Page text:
October 4, 2007

SOMEBODY OWES THE DOVER SCHOOL BOARD AN APOLOGY:

A god of small things: Natural selection in the laboratory creates a new species of virus (The Economist, 10/04/07)

FOR most people, the idea of isolation is an uncomfortable one. It interests Paul Turner, however, because it goes hand in hand with the formation of new species. Dr Turner is a biologist at Yale University, and he and his team have just become the first people to create a new biological species in a laboratory by encouraging the sort of ecological isolation that happens in the wild. Admittedly the species in question is a virus, but the proof of principle is important.

The principle being that intelligent beings can design a "species"?

Posted by Orrin Judd at October 4, 2007 2:17 PM
Comments

"encouraging the sort of ecological isolation that happens in the wild" meaning only, away from human civilization. I've never seen ecological isolation, and if you have, then it doesn't exist anymore because it has been spoiled, so who can say what ecological isolation is (even if it's just some imaginery place, that never existed)?

Posted by: KRS at October 4, 2007 2:48 PM

I found this to be amusing recently: http://www.hawaii.edu/malamalama/2007/09/researchnews.html#fountain

"Typically, species experience genetic change as they adapt to the local conditions of different environments. But Pennisetum setaceum appears to be a super-genotype, pre-adapted to thrive under a broad range of ecological conditions."

Too, too funny. "Pre-adapted"!!!!! Awesome.

Posted by: b at October 4, 2007 3:01 PM

It's Prevolved.

Posted by: oj at October 4, 2007 4:18 PM

There's a huge difference between isolating a geographic area to see if speciesization occurs, and actively "designing" a species.

KRS is being intentionally ignorant. Obviously, once contact occurs an area is no longer isolated. But there are plenty of examples of specific areas being isolated from others and forming fairly unique ecosystems with species found only there and which would not survive elsewhere (and indeed often become extinct after contact). This happens mainly on islands. Whether a system is isolated or not can change greatly over geographic time, but to pretend it doesn't exist is fairly stupid.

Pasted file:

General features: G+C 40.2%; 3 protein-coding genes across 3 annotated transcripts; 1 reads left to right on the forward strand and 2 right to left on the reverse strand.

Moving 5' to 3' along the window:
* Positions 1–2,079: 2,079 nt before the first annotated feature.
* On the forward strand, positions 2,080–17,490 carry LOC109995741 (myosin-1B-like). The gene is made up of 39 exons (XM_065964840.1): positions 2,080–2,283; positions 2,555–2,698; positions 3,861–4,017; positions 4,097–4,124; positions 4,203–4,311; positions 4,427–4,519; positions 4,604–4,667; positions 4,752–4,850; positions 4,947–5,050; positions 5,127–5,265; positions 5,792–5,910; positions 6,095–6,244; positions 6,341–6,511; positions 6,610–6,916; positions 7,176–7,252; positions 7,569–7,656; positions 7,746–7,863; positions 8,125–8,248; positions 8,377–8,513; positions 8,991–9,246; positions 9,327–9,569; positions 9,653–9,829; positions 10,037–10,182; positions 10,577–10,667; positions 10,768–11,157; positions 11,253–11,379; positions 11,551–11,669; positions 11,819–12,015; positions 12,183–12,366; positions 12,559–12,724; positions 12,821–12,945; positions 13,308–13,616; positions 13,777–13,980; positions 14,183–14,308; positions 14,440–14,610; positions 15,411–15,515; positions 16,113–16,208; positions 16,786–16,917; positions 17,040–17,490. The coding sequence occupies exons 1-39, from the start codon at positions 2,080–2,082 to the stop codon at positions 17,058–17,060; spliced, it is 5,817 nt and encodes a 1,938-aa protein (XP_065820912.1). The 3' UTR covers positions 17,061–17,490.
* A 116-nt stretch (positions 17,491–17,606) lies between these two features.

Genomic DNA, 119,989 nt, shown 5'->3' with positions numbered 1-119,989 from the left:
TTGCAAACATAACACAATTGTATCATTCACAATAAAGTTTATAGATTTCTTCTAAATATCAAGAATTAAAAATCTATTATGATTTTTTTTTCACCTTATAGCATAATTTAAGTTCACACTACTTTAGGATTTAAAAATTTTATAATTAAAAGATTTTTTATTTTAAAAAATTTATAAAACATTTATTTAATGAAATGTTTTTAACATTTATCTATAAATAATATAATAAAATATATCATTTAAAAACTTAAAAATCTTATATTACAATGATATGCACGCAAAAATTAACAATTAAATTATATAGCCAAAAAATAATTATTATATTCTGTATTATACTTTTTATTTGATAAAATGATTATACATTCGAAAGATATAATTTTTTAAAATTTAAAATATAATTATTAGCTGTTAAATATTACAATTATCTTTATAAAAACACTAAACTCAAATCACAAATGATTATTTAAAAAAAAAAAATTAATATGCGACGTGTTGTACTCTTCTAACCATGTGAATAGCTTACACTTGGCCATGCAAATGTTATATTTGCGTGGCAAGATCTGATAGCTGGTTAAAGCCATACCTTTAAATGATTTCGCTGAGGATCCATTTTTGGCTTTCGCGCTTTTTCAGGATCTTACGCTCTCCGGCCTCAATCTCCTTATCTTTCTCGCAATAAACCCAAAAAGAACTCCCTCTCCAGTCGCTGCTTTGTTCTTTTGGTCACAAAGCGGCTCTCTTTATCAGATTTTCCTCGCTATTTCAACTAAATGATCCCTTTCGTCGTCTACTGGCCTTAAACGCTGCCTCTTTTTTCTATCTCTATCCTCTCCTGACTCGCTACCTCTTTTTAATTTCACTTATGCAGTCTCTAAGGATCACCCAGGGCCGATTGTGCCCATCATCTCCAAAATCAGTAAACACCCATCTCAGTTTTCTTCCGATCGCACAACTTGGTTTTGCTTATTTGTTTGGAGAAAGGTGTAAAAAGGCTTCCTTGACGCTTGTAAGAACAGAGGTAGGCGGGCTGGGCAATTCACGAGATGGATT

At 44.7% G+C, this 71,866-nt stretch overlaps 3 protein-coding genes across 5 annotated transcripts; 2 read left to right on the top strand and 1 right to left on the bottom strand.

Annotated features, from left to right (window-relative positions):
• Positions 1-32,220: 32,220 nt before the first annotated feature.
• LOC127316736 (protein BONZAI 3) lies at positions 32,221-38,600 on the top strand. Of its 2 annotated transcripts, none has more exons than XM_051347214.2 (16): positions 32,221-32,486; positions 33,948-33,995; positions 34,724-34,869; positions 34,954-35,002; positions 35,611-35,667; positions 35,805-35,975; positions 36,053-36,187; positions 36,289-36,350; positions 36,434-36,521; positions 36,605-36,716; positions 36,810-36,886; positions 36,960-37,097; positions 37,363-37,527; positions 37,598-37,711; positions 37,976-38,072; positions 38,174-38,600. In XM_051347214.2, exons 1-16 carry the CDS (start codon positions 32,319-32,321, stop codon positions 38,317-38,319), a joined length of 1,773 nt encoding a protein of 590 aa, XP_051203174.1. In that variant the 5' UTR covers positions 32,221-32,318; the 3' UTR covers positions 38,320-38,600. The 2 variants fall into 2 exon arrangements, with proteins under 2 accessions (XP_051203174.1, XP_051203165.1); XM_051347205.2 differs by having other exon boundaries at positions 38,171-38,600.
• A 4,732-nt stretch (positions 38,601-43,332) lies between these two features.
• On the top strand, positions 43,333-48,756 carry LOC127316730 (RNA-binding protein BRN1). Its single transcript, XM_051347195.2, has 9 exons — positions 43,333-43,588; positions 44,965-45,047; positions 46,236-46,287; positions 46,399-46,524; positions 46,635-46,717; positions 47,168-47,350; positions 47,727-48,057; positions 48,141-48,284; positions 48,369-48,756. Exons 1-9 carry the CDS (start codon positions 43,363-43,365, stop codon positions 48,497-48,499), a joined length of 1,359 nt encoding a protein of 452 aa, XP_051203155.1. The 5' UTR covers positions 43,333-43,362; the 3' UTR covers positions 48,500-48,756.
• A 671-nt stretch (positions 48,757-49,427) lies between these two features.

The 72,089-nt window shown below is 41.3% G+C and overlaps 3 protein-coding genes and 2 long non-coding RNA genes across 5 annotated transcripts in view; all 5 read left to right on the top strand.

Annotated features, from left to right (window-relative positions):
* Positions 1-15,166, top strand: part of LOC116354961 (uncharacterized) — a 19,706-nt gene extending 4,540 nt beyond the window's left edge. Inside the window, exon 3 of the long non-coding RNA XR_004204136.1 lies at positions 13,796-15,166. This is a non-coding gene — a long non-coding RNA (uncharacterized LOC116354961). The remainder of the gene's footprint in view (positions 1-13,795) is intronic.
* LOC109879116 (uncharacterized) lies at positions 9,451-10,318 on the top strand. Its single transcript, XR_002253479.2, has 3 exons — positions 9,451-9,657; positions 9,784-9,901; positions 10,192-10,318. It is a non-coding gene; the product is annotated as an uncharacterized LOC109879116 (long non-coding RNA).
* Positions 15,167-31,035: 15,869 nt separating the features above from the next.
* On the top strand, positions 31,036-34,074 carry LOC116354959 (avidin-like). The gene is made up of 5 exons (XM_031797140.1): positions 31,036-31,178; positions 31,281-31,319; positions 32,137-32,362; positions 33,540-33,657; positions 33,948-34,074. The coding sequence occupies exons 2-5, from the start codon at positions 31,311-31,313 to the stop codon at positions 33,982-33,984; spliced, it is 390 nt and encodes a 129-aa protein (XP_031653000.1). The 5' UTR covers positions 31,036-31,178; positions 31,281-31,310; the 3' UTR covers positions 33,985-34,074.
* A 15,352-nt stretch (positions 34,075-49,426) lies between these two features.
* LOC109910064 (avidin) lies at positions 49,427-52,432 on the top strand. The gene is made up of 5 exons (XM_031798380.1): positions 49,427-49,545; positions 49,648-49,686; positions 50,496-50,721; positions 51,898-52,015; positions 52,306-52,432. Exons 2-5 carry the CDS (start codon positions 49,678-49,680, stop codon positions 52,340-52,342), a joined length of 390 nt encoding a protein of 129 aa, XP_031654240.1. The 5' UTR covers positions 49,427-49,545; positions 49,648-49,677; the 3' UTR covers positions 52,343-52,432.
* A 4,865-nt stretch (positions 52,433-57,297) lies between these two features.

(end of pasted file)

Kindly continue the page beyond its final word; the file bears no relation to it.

Posted by: Chris Durnell at October 4, 2007 5:52 PM

No Man (bacterium) is an island, Chris. Once we're there it's over for whatever is there. That's all I'm saying. Even the Moon isn't safe-we're going back.

Posted by: KRS at October 4, 2007 6:00 PM

Islands aren't isolated.

Posted by: oj at October 4, 2007 7:15 PM

I admit I haven't had much biology, but do they really apply the term "species" to a virus? I thought it only applied to plants and animals that can interbreed.

Posted by: Randall Voth at October 5, 2007 1:29 AM

As Darwinism fails the term "species" comes to mean anything that might salvage something of the theory.

Posted by: oj at October 5, 2007 6:56 AM

I doubt its a new species,just because it no longer replicates in a certain bacteria? Please, reminds me of the phony bacteria from Mars story.

Posted by: Brian at October 5, 2007 7:00 AM
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